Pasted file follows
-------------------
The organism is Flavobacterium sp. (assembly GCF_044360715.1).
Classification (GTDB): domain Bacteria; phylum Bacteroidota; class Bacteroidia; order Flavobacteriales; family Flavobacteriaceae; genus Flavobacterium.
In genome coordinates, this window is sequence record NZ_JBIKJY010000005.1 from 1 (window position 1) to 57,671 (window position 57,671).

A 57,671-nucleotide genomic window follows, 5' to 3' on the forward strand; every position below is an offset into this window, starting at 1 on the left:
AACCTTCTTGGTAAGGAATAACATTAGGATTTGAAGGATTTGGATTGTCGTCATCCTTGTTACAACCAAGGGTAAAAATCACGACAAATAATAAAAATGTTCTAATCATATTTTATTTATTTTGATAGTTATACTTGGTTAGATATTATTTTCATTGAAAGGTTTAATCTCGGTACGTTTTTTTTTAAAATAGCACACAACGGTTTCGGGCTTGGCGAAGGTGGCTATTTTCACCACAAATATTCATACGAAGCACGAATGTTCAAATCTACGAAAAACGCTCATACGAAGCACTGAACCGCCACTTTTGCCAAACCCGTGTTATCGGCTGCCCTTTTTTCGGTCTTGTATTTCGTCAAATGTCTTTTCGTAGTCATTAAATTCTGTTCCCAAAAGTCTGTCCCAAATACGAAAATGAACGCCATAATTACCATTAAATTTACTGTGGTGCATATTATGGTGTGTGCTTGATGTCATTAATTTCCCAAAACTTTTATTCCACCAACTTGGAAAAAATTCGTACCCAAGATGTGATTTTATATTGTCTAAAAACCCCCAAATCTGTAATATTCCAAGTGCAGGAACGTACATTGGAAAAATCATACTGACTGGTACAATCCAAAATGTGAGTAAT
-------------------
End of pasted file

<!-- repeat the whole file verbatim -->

The organism is Flavobacterium sp. (assembly GCF_044360715.1).
Classification (GTDB): domain Bacteria; phylum Bacteroidota; class Bacteroidia; order Flavobacteriales; family Flavobacteriaceae; genus Flavobacterium.
In genome coordinates, this window is sequence record NZ_JBIKJY010000005.1 from 1 (window position 1) to 57,671 (window position 57,671).

A 57,671-nucleotide genomic window follows, 5' to 3' on the forward strand; every position below is an offset into this window, starting at 1 on the left:
AACCTTCTTGGTAAGGAATAACATTAGGATTTGAAGGATTTGGATTGTCGTCATCCTTGTTACAACCAAGGGTAAAAATCACGACAAATAATAAAAATGTTCTAATCATATTTTATTTATTTTGATAGTTATACTTGGTTAGATATTATTTTCATTGAAAGGTTTAATCTCGGTACGTTTTTTTTTAAAATAGCACACAACGGTTTCGGGCTTGGCGAAGGTGGCTATTTTCACCACAAATATTCATACGAAGCACGAATGTTCAAATCTACGAAAAACGCTCATACGAAGCACTGAACCGCCACTTTTGCCAAACCCGTGTTATCGGCTGCCCTTTTTTCGGTCTTGTATTTCGTCAAATGTCTTTTCGTAGTCATTAAATTCTGTTCCCAAAAGTCTGTCCCAAATACGAAAATGAACGCCATAATTACCATTAAATTTACTGTGGTGCATATTATGGTGTGTGCTTGATGTCATTAATTTCCCAAAACTTTTATTCCACCAACTTGGAAAAAATTCGTACCCAAGATGTGATTTTATATTGTCTAAAAACCCCCAAATCTGTAATATTCCAAGTGCAGGAACGTACATTGGAAAAATCATACTGACTGGTACAATCCAAAATGTGAGTAAT